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Soccer Empire: The World Cup and the Future of France Paperback – February 9, 2011

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Soccer Empire: The World Cup and the Future of France + How Soccer Explains the World: An Unlikely Theory of Globalization
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Editorial Reviews


“An intriguing tale of soccer within the matrix of France’s history of colonialism.” STARRED REVIEW
(Library Journal 2010-05-01)

“Drills down to uncover the relationship among politics, race and the legacy of empire.”
(The New York Times 2010-05-10)

(Chronicle Of Higher Education 2010-05-30)

“Tale of how even the most seemingly apolitical institutions in a society can become the battlegrounds for its most pressing questions of identity and ambition.”
( 2010-06-18)

“The best, most important contribution to soccer scholarship to date. . . .A timely and wonderful book.”
(A.-P. Durand Choice 2010-09-01)

“Soccer Empire has a heart that beats louder than most, and is all the better for it.”
(Times Literary Supplement (TLS) 2010-06-25)

From the Inside Flap

"Laurent Dubois mines the history of French soccer for fascinating theories and riveting stories. His understanding of the relationship between the game and politics is subtle, leading readers deep into important discussions about race and national identity. For those of us who admired the poetics of Les Bleus this is essential reading."—Franklin Foer, author of How Soccer Explains the World

"Laurent Dubois is historian, fan and graceful writer all in one. In soccer, he has found an innovative way to explore France and its empire. A serious book and an excellent read."—Simon Kuper, author of Soccernomics

"Beautifully lyrical and authoritative. We meet a host of players, colonized and colonizer, following them from their original playing fields—a vast lawn, a concrete lot—to their triumphs in national and international play." —Alice Kaplan, author of The Interpreter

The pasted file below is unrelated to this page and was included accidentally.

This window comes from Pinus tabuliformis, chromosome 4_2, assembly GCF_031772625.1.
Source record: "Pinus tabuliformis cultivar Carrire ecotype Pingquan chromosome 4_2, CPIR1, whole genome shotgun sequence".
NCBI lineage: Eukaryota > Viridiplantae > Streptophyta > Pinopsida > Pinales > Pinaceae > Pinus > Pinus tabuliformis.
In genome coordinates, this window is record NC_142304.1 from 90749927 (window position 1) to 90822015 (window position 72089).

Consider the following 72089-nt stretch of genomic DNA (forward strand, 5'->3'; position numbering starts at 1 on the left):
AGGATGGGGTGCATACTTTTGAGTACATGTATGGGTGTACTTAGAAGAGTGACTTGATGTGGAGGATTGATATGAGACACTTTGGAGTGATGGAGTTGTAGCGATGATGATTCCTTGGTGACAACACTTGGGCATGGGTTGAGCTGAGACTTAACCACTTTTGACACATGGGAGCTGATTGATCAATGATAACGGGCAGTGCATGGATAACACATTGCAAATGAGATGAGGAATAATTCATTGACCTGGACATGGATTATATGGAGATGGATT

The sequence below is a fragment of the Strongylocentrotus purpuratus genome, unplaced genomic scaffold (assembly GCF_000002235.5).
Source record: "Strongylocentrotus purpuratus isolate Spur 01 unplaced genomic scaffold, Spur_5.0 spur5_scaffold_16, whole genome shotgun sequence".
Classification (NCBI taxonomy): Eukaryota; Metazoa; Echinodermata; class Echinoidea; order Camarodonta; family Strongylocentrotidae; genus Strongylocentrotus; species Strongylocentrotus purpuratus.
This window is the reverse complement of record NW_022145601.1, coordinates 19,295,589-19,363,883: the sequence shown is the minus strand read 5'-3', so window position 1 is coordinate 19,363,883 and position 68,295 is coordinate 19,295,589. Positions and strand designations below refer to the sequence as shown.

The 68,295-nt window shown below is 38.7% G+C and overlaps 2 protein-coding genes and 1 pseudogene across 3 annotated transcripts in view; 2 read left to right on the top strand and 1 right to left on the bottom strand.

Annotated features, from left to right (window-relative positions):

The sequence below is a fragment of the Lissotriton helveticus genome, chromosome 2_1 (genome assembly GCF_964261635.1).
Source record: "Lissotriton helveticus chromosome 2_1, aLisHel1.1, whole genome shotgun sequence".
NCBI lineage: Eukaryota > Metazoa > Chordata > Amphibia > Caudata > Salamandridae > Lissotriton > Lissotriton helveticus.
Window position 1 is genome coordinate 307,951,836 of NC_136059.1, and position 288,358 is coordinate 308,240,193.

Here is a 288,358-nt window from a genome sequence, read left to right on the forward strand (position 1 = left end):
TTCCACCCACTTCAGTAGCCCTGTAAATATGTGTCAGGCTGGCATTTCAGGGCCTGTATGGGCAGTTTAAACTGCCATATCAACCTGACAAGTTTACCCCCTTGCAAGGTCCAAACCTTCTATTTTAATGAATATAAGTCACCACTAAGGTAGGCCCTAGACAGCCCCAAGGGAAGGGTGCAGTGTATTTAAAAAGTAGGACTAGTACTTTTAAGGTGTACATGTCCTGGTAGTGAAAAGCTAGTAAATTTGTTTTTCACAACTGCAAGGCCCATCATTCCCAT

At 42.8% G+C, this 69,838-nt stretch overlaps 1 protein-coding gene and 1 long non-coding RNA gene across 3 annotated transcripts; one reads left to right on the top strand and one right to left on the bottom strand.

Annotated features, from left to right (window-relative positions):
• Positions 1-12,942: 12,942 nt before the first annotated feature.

"This book is a brilliant, beautifully written, and unique history of French colonialism and post-coloniality through the lens of football/soccer. Dubois weaves an eminently readable and engaging narrative that tracks tensions around race and national identity through the biographies of key football players and officials who became iconic of the aspirations of peripheral subjects of the French empire. More than a simple history of French football, the book amounts to a description of France's imperial project and an incisive reflection on the race question in contemporary France. It will please both fans of the 'beautiful game' and those inclined to dismiss sports as but the opium of the masses."—Paul Silverstein, author of Algeria in France: Transpolitics, Race and Nation

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Product Details

  • Paperback: 352 pages
  • Publisher: University of California Press (February 9, 2011)
  • Language: English
  • ISBN-10: 0520269780
  • ISBN-13: 978-0520269781
  • Product Dimensions: 6 x 0.9 x 9 inches
  • Shipping Weight: 1 pounds (View shipping rates and policies)
  • Average Customer Review: 4.0 out of 5 stars  See all reviews (2 customer reviews)
  • Amazon Best Sellers Rank: #784,831 in Books (See Top 100 in Books)

More About the Author